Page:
Background - We examined the relationship between glucose homeostasis and comprehensive measures of cardiac structure and function among a representative sample of US Hispanics. Methods and Results - ECHO-SOL (Echocardiographic Study of Latinos), an echocardiographic ancillary study of the HCHS/SOL (Hispanic Community Health Study/Study of Latinos), enrolled 1818 Hispanic/Latino men (43%) and women (57%) aged ≥45 years (mean=56). Glucose intolerance was defined as follows: (1) prediabetes: hemoglobin (HbA1c) ≥5.7 and <6.5% and (2) diabetes mellitus: fasting plasma glucose ≥126 mg/dL, 2-hour postload glucose ≥200 mg/dL, HbA1c ≥6.5%, or hypoglycemic agent use. Uncontrolled diabetes mellitus was defined as HbA1c ≥7.0%. Insulin resistance was defined using the homeostatic model assessment for insulin resistance. Echocardiography examinations assessed left ventricular structure and systolic/diastolic function. Multivariable linear and logistic regression models were used. Prediabetes prevalence was 42%, and diabetes mellitus prevalence was 28% (47% uncontrolled). Glucose intolerance was associated with increased left ventricular posterior wall and interventricular septal and relative wall thicknesses (all P<0.05), reduced ejection fraction (P<0.01), reduced stroke and end-diastolic volumes (both P<0.001), decreased peak E′ velocity (lateral and septal P<0.001), and increased E/E′ ratio (lateral and septal P<0.01). The odds ratios (95% confidence intervals) for diastolic dysfunction among individuals with prediabetes and diabetes mellitus (versus diabetes mellitus free) were 1.36 (0.96-1.9) and 1.90 (1.3-2.8), respectively(P=0.006). Results were consistent for uncontrolled diabetes mellitus versus diabetes mellitus. Homeostatic model assessment for insulin resistance was associated with increased E/E′ (P<0.001), and greater relative wall thickness and septal thickness (both P<0.05); lower stroke volume (P<0.0001); and lower peak lateral and septal E′ velocities (both P<0.01). Conclusions - Glucose intolerance and insulin resistance are associated with unfavorable cardiac structure and function, particularly worsened measures of diastolic function, even before the development of diabetes mellitus.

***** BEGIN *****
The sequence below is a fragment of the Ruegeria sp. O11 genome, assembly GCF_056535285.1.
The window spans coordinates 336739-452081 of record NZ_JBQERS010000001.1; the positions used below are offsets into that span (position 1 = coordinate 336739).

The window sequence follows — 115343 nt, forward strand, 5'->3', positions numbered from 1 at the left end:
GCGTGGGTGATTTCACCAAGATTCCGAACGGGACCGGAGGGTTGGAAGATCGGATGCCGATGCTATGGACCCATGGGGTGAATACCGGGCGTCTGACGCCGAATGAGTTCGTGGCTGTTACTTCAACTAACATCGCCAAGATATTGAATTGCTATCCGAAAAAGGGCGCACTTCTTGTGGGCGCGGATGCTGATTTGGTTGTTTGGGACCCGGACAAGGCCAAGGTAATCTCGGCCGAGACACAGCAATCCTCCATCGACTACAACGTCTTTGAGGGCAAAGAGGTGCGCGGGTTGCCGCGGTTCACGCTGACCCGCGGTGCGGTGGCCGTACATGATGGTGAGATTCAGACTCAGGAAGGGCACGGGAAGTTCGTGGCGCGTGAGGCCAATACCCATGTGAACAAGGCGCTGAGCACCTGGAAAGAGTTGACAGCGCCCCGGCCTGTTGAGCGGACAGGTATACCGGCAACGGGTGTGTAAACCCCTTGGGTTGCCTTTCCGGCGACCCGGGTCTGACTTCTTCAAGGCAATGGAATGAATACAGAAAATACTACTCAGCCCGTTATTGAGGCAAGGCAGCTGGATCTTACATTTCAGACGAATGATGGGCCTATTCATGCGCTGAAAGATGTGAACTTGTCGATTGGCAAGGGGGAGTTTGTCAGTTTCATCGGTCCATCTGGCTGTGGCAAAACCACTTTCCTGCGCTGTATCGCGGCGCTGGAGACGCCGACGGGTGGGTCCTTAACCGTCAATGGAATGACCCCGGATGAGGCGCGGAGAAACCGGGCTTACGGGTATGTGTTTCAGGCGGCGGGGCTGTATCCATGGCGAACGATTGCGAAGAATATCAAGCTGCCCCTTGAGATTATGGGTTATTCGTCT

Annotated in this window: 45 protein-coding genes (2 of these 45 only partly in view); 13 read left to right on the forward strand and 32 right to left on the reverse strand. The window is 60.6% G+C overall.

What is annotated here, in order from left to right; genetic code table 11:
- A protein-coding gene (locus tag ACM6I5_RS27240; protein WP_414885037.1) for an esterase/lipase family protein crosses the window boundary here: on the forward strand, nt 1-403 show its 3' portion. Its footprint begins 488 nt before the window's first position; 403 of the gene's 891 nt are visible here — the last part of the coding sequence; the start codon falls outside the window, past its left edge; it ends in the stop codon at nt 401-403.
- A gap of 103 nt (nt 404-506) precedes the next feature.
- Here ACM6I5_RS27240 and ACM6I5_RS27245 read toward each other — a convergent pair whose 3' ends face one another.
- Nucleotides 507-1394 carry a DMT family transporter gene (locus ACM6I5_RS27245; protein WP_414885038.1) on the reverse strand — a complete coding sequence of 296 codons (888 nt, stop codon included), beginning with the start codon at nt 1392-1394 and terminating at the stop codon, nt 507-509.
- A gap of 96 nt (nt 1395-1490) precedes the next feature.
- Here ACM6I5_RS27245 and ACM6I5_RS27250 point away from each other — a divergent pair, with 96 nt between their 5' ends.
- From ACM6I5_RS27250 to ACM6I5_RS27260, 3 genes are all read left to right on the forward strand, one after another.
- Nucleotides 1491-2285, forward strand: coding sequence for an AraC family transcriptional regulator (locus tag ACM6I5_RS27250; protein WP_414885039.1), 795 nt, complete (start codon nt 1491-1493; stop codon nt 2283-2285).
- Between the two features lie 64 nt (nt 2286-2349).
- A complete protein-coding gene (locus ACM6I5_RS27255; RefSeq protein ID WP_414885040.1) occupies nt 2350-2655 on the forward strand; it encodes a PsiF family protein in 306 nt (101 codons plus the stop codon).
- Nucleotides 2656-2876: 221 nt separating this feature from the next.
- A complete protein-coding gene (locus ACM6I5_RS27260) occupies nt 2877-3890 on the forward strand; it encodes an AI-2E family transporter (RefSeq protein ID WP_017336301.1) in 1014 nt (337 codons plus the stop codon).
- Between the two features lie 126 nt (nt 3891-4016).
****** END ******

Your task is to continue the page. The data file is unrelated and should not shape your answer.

Bibliographical noteFunding Information:
Sources of Funding HCHS-SOL was performed as a collaborative study supported by contracts from the National Heart, Lung, and Blood Institute (NHLBI) to the University of North Carolina (N01-HC65233), University of Miami (N01-HC65234), Albert Einstein College of Medicine (N01- HC65235), Northwestern University (N01-HC65236), and San Diego State University (N01-HC65237). The following Institutes/Centers/ Offices contribute to the HCHS/SOL through a transfer of funds to the NHLBI: National Institute on Minority Health and Health Disparities, National Institute on Deafness and Other Communication Disorders, National Institute of Dental and Craniofacial Research, National Institute of Diabetes and Digestive and Kidney Diseases, National Institute of Neurological Disorders and Stroke, and National Institutes of Health-Office of Dietary Supplements. ECHO-SOL was supported by R01 HL104199 (Dr Rodriguez); R01 DK102932 (Dr Demmer) also provided partial support for this article.
© 2016 American Heart Association, Inc.
- diabetes mellitus
- diabetic cardiomyopathy
- insulin resistance
- prediabetic state